The Dump [What's Green with Betsy]

The dump, recycling center, transfer station, whatever it is called in your area, is a must visit!  In our town of 30,000, we don’t have trash or recycling pick up, so most people go to the dump. There they recycle newspapers, magazines, junk mail, cardboard, plastic containers, cans, glass bottles and jars, computer monitors, television sets and for a small fee, old appliances, yard debris, bulky metal, etc.  It’s almost a local gathering spot – politicians politic there and neighbors and friends greet each other.  It’s old fashioned and fun.

English: Recyclables at transfer station near ...

English: Recyclables at transfer station near Gainesville, FL. (Photo credit: Wikipedia)

While this seems a little outdated, it occurs to me every time I go to the dump that everyone needs to experience sorting and throwing recyclables in the appropriate container.  The amount of recyclables in our town alone is shocking!  Multiply that by the number of towns and cities in the US and the world.  Think of all the areas of the country that don’t recycle. According to the Clean Air Council, “Every year, Americans throw away enough paper and plastic cups, forks, and spoons to circle the equator 300 times.”  “The average American office worker uses about 500 disposable cups every.” “Every year, Americans use approximately 1 billion shopping bags, creating 300,000 tons of landfill waste.”   With the garbage produced in America alone, you could form a line of filled-up garbage trucks and reach the moon or cover the state of Texas two and a half times.  And shockingly, America is not the number one producer of garbage in the world!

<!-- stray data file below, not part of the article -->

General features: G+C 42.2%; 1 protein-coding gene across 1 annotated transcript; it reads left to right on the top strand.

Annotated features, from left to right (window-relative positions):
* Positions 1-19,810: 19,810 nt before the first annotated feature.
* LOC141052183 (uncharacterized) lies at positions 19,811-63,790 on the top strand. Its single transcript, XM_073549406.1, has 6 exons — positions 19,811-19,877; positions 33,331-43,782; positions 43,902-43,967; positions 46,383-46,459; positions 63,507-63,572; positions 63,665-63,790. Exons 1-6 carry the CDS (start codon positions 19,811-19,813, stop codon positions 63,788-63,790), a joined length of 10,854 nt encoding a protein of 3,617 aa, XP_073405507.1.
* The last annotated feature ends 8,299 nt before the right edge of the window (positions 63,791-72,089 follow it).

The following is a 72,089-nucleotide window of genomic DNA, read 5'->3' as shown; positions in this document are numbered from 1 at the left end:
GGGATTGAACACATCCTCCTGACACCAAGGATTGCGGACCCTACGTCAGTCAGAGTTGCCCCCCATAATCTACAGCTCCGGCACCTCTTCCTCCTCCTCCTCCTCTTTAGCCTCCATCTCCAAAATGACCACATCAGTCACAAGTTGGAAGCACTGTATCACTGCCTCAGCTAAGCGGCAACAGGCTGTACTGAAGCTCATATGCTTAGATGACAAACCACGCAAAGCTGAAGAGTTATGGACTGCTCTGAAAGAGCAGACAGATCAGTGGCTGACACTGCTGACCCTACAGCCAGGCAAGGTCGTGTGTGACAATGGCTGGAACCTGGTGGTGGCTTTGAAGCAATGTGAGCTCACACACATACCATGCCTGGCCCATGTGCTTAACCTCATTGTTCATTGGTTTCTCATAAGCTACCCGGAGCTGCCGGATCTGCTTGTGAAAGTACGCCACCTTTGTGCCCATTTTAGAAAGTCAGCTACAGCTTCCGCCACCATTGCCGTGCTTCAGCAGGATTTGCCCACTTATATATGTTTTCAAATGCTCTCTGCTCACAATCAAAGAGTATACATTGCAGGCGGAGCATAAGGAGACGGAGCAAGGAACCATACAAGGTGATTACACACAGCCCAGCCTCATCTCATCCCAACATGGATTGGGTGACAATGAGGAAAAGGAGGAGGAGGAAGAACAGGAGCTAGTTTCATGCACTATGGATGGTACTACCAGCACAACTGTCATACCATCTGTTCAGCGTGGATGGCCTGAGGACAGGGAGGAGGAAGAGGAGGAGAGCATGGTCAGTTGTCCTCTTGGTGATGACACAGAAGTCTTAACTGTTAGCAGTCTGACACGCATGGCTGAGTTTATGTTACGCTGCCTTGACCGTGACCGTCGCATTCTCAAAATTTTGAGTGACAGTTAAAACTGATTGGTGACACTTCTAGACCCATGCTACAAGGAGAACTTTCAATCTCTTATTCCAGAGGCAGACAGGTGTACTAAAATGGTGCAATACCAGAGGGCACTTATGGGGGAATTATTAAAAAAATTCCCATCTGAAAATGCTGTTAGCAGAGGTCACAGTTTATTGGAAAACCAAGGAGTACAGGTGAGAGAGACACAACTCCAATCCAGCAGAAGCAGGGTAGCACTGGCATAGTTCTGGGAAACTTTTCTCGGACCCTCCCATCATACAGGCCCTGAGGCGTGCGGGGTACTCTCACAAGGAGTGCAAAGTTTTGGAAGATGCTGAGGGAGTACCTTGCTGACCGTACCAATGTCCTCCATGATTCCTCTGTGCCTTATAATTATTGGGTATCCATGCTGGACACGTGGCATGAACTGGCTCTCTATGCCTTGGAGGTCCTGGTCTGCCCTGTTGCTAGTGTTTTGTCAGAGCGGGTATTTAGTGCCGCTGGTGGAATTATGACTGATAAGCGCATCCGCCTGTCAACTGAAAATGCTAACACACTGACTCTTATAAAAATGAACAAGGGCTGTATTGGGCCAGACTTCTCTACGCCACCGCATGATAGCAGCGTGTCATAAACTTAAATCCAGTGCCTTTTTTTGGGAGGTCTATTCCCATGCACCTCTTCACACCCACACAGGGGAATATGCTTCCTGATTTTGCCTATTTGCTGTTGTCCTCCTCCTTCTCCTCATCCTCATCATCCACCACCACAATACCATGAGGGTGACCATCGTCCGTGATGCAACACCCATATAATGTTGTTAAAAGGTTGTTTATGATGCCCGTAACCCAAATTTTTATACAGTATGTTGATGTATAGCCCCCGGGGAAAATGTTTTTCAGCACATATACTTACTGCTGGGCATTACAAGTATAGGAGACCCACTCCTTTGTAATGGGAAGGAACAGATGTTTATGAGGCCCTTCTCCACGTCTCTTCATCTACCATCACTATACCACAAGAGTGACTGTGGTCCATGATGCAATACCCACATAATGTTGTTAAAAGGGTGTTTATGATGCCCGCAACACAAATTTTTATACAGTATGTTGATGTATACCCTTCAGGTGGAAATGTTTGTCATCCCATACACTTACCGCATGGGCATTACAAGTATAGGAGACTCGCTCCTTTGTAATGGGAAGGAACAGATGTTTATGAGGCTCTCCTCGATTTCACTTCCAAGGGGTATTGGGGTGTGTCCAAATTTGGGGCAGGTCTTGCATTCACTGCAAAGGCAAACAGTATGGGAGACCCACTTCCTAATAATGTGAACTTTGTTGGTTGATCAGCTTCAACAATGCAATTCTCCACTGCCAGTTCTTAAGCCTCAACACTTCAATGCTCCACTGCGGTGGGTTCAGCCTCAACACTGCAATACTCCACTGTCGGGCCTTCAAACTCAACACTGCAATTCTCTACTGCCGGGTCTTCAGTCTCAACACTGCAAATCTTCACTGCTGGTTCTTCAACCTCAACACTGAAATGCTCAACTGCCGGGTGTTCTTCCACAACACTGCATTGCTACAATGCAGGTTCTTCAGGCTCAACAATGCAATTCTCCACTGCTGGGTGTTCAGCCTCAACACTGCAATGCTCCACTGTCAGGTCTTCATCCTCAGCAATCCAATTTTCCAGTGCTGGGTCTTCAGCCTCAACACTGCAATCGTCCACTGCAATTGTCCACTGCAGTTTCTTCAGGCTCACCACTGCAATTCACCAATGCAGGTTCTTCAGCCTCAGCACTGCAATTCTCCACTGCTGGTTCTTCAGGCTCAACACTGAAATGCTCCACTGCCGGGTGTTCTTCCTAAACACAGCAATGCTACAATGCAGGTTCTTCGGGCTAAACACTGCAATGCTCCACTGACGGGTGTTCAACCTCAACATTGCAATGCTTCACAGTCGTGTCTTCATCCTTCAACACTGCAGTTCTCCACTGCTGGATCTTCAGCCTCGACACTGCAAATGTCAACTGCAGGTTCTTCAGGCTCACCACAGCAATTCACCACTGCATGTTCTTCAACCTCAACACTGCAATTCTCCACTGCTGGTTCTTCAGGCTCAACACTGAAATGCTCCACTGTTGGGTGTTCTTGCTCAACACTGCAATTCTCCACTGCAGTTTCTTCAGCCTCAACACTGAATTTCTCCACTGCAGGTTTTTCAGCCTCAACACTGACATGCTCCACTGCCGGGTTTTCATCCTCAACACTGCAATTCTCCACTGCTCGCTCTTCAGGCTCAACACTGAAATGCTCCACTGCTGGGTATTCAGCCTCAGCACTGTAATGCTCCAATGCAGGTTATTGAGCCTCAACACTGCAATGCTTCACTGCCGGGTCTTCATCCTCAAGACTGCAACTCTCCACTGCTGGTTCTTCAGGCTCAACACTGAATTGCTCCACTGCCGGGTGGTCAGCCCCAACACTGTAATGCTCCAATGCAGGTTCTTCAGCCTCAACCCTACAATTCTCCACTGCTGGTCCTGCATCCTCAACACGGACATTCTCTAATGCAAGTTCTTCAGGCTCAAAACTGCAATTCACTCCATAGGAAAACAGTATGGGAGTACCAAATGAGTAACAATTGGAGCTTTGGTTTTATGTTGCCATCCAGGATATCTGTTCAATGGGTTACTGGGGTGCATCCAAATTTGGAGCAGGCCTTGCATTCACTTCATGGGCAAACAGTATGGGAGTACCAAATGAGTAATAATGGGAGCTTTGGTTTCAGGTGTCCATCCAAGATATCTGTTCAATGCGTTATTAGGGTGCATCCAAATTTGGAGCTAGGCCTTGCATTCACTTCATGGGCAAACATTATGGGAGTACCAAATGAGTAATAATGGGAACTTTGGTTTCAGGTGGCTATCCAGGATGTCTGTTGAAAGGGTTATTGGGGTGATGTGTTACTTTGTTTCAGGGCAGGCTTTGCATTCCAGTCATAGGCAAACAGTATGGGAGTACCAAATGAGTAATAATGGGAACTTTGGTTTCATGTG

Recycling is only part of the answer. What we need is a paradigm shift to focus on reducing consumption at home and in the workplace.  There is a lot we can do: buy fewer disposable products, avoid purchasing products with too much packaging, service appliances to keep them working efficiently, fix things instead of throwing them away, buy local, don’t give into impulse buying, go with quality not quantity, purchase biodegradable products, check out thrift and vintage shops and always use less energy and water.  Reducing consumption is crucial to a sustainable future.

Take your kids, your friends, your students, your coworkers on a field trip to a transfer station and get a tangible look at the amount of trash we dispose of.  It’s eye-opening!

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